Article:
Retrievers are hard-wired to fetch fallen birds. When a retriever sees a bird fall, his natural instinct is to go out and get it. Honing that innate ability so the dog hunts for you and not for himself is the key to the training process.
For this reason, the blind retrieve is perhaps the ultimate test of a finished duck dog.
A "blind" or "unseen" is a bird that a dog didn't see fall. To locate the bird, the dog needs to rely on his handler. This skill comes in handy in a variety of hunting scenarios. For example, when the action is heavy, your dog may be unable to mark each bird that falls. Likewise, your retriever may need help with locating a wing-tipped duck that sails a long way across the marsh or through the timber.
"Teaching a dog to retrieve an unseen is advanced field work," says Mike Stewart, of Wildrose Kennels in Oxford, Mississippi. "But it isn't difficult if you have already laid a solid training foundation with skills such as obedience, steadiness, whistle training, casting, and various handling exercises."
Stewart says there are four parts to running a blind retrieve: lining, handling, hunting, and confidence. Lining is the dog's ability to take and follow the correct line or direct route to a bird despite barriers and distractions.
Handling involves your ability to control and direct the dog to a fall area. Hunting is the dog's skill at aggressively searching the area of the downed bird. And confidence is the dog's trust in both himself and in his handler's ability to direct him to the bird.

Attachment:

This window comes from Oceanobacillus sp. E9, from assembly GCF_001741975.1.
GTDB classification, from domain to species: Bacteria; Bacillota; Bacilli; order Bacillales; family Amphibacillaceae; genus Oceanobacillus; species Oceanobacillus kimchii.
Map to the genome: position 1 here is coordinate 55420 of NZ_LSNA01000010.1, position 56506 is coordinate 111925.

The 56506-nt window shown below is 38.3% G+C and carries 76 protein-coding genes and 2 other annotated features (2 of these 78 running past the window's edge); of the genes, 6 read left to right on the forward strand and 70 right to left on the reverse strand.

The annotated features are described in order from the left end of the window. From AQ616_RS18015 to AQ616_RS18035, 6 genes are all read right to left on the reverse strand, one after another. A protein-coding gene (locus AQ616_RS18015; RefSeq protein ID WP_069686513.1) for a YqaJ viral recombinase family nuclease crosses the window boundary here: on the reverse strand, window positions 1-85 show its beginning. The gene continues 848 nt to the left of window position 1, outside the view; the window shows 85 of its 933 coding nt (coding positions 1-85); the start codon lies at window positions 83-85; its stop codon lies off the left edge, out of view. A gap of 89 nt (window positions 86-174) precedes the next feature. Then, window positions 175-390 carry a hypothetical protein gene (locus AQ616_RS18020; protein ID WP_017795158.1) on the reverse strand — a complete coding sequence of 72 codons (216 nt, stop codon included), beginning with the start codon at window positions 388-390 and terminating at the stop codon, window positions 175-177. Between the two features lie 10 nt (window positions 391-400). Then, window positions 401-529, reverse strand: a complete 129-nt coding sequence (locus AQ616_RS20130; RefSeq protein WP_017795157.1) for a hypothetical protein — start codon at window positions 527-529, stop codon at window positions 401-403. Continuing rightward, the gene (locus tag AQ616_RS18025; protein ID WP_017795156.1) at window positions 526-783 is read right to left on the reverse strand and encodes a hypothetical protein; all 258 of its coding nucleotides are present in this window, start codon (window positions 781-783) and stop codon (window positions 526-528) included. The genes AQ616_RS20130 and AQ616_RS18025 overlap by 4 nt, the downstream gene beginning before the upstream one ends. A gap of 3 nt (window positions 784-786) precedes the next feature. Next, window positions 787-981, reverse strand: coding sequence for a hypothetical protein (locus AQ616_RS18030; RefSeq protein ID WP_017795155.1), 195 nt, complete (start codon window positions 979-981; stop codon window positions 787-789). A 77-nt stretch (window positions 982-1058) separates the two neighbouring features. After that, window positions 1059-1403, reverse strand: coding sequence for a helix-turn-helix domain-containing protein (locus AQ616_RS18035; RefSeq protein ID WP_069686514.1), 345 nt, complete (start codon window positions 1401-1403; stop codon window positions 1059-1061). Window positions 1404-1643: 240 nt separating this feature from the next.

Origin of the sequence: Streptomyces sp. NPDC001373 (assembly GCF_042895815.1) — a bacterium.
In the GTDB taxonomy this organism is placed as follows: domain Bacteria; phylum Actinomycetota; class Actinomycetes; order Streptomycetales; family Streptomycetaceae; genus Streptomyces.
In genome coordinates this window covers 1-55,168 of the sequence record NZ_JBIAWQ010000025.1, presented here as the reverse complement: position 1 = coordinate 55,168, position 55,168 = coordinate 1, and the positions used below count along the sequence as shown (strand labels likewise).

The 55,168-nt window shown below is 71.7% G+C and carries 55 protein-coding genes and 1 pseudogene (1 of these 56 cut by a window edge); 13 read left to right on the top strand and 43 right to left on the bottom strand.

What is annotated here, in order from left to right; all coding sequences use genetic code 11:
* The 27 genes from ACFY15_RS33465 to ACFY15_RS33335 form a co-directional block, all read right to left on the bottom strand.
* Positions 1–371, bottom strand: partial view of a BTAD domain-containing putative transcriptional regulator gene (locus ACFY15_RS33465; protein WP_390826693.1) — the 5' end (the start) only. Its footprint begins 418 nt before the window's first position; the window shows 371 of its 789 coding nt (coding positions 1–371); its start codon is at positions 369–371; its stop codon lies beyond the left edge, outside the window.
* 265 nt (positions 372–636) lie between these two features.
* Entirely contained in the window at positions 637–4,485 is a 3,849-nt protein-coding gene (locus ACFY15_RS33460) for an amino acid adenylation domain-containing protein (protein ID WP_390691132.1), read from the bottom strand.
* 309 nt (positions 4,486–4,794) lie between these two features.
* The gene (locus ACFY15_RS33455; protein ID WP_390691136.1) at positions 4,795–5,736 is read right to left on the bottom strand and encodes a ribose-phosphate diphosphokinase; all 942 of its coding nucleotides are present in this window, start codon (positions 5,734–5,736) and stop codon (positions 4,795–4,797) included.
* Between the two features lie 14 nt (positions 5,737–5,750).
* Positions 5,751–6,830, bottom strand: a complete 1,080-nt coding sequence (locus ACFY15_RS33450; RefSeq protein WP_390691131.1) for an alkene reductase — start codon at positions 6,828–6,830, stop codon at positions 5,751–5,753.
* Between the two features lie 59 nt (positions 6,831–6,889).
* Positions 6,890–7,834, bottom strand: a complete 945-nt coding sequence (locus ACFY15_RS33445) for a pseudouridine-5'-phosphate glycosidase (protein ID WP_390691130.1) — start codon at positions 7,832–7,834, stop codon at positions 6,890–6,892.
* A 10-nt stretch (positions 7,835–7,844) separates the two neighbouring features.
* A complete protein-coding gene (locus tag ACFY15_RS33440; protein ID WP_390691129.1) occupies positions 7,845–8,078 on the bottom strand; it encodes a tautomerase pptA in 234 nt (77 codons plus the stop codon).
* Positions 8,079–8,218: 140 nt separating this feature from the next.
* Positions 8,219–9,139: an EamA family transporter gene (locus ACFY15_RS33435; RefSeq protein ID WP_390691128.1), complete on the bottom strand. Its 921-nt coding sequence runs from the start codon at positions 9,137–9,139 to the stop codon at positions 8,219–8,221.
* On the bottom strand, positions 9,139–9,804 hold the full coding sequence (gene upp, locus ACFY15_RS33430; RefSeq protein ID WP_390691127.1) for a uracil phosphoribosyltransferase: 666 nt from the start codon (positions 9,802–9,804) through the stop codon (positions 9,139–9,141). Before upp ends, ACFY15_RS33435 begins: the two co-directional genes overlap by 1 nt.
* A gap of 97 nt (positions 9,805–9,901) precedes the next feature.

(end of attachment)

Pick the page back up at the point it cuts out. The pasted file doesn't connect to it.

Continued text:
"This is, to a large degree, a trust issue," Stewart explains. "Your dog must respond positively to your commands. As such, he must have confidence that something good awaits when you send him in the direction of a downed bird. This exercise epitomizes the importance of a strong partnership between handler and retriever."
In Stewart's training program, proper lining is taught through memory patterns, in which the dog retrieves a bumper by remembering its placement over time and following the correct line to the reward. One of the rules of Stewart's Wildrose method is "Memories before hand signals, hand signals before marks." This has the advantage of promoting patience and steadiness. When the dog doesn't see the bumper fall but has to remember its location, he's less likely to break. In that sense, memories offer a better transition to blind retrieves.
In preparation for blind retrieves, Stewart's dogs run four memory exercises, including sight, trailing, circle, and loop drills. The dogs then learn "permanent unseens," "time-delay memories," and "cold unseens." In a permanent unseen the bumper is preplaced, so the dog has not seen it. Time delays involve extending the time between the placement of the bumper and the retrieve. And a cold unseen is simply another term for blind retrieve—that is, the dog fetches a bumper that he didn't see fall, in an unfamiliar place.
"Go slowly and use unseens judiciously," Stewart advises. "The value of balance in training cannot be overstated. As your advanced training continues to evolve, I recommend running cold unseens at a ratio of one unseen to five memories."
The key is to ensure that your retriever is successful during these training exercises. If your dog appears to be confused, start over. It is important for him to realize that he is being handled. Keep your retriever close in the beginning. This will give you better control over the dog and teach him to respond much more quickly to the whistle and your subsequent hand signals. Success builds confidence. And with that comes improved performance.